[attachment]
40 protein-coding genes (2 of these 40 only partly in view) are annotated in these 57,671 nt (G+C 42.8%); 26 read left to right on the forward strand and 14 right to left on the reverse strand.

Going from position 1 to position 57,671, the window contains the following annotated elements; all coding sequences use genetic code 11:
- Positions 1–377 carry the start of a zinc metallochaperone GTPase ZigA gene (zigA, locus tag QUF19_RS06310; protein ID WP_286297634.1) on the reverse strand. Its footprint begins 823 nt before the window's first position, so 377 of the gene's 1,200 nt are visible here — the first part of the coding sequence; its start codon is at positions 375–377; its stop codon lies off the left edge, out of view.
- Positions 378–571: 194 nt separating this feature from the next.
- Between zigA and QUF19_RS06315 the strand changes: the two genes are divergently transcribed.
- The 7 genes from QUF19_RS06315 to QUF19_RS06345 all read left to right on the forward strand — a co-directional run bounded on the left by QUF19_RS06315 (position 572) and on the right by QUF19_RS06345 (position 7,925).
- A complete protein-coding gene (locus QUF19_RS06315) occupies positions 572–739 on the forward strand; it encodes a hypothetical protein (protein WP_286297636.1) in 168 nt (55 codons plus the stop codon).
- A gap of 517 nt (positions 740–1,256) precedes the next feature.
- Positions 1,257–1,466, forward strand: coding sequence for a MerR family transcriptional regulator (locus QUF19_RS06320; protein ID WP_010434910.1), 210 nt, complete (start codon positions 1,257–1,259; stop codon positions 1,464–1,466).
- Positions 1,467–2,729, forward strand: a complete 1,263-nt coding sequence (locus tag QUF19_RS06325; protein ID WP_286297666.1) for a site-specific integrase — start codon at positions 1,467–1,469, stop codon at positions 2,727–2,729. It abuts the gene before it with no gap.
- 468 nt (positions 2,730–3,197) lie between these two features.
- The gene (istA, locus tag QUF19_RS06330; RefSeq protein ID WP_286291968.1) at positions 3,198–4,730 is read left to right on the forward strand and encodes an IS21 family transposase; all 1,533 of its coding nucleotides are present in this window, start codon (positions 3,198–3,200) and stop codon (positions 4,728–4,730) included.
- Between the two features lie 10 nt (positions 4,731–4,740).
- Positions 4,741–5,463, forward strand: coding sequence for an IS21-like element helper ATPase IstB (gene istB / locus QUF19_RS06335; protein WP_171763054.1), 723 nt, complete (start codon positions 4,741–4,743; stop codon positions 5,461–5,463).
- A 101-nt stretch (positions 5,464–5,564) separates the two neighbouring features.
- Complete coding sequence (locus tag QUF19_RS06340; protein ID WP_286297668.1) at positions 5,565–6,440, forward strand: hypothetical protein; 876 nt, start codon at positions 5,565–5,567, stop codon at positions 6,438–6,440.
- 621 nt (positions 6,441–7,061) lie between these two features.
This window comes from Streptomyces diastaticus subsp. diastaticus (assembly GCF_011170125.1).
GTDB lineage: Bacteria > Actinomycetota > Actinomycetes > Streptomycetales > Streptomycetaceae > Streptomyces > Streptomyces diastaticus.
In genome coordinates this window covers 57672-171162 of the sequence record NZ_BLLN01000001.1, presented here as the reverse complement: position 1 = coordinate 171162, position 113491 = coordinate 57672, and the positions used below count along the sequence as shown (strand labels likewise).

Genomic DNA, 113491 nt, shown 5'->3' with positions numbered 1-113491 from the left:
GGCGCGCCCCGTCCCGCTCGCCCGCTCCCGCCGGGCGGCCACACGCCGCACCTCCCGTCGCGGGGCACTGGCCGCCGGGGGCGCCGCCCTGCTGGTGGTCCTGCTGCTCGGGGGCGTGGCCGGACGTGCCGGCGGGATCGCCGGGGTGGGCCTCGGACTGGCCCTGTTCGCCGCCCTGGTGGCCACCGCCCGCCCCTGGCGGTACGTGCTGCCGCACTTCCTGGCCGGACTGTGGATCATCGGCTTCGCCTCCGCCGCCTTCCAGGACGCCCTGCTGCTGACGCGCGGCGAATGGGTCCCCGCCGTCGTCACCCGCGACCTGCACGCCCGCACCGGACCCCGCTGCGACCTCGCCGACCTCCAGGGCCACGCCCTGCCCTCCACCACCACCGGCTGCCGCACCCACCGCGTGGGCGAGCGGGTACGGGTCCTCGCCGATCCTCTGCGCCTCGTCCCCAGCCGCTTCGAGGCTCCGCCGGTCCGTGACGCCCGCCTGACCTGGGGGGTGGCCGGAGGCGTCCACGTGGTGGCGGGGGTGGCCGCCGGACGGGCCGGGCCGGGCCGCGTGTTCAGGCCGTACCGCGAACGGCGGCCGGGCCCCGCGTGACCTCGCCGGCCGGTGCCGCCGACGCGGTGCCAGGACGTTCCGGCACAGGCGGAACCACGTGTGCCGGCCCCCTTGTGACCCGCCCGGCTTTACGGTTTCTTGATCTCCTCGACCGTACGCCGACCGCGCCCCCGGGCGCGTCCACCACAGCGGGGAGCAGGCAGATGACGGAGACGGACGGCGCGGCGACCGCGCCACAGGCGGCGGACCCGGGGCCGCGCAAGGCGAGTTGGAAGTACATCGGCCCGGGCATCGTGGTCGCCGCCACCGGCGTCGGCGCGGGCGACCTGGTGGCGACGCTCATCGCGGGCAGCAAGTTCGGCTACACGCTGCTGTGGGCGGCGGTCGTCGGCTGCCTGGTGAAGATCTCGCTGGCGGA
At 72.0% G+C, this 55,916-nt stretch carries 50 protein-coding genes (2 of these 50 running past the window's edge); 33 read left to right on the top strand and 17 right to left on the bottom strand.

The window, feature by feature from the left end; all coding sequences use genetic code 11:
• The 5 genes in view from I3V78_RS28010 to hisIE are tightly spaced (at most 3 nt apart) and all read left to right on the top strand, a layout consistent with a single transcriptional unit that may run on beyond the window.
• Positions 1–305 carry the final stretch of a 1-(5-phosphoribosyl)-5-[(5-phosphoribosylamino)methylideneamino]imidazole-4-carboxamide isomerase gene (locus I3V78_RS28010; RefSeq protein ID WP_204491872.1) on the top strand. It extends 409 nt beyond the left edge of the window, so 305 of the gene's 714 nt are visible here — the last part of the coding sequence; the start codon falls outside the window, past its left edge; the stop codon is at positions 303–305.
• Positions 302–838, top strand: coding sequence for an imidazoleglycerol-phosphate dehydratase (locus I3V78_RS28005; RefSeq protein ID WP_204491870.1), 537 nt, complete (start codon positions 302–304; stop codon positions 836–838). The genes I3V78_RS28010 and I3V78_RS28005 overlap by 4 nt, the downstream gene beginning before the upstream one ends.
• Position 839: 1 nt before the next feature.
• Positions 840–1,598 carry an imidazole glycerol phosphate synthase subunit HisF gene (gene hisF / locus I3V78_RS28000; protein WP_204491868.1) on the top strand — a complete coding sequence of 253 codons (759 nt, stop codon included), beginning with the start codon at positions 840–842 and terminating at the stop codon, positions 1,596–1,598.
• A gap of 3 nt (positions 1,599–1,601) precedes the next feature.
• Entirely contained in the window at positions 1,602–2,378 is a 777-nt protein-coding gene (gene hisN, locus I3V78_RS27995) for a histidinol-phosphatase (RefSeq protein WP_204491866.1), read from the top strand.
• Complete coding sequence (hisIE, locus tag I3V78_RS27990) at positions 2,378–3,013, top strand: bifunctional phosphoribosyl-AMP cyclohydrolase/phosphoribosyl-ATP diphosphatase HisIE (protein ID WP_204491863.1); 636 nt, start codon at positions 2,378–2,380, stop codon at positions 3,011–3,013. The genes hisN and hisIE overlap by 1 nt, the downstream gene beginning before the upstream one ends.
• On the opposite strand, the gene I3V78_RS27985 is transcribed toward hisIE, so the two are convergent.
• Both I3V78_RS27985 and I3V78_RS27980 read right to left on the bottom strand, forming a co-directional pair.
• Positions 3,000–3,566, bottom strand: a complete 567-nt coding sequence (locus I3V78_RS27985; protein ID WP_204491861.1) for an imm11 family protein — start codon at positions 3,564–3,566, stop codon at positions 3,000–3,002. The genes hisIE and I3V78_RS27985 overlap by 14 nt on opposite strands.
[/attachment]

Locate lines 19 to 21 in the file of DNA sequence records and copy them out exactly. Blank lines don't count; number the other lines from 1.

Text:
GTDB lineage: Bacteria > Actinomycetota > Actinomycetes > Streptomycetales > Streptomycetaceae > Streptomyces > Streptomyces diastaticus.
In genome coordinates this window covers 57672-171162 of the sequence record NZ_BLLN01000001.1, presented here as the reverse complement: position 1 = coordinate 171162, position 113491 = coordinate 57672, and the positions used below count along the sequence as shown (strand labels likewise).

Genomic DNA, 113491 nt, shown 5'->3' with positions numbered 1-113491 from the left: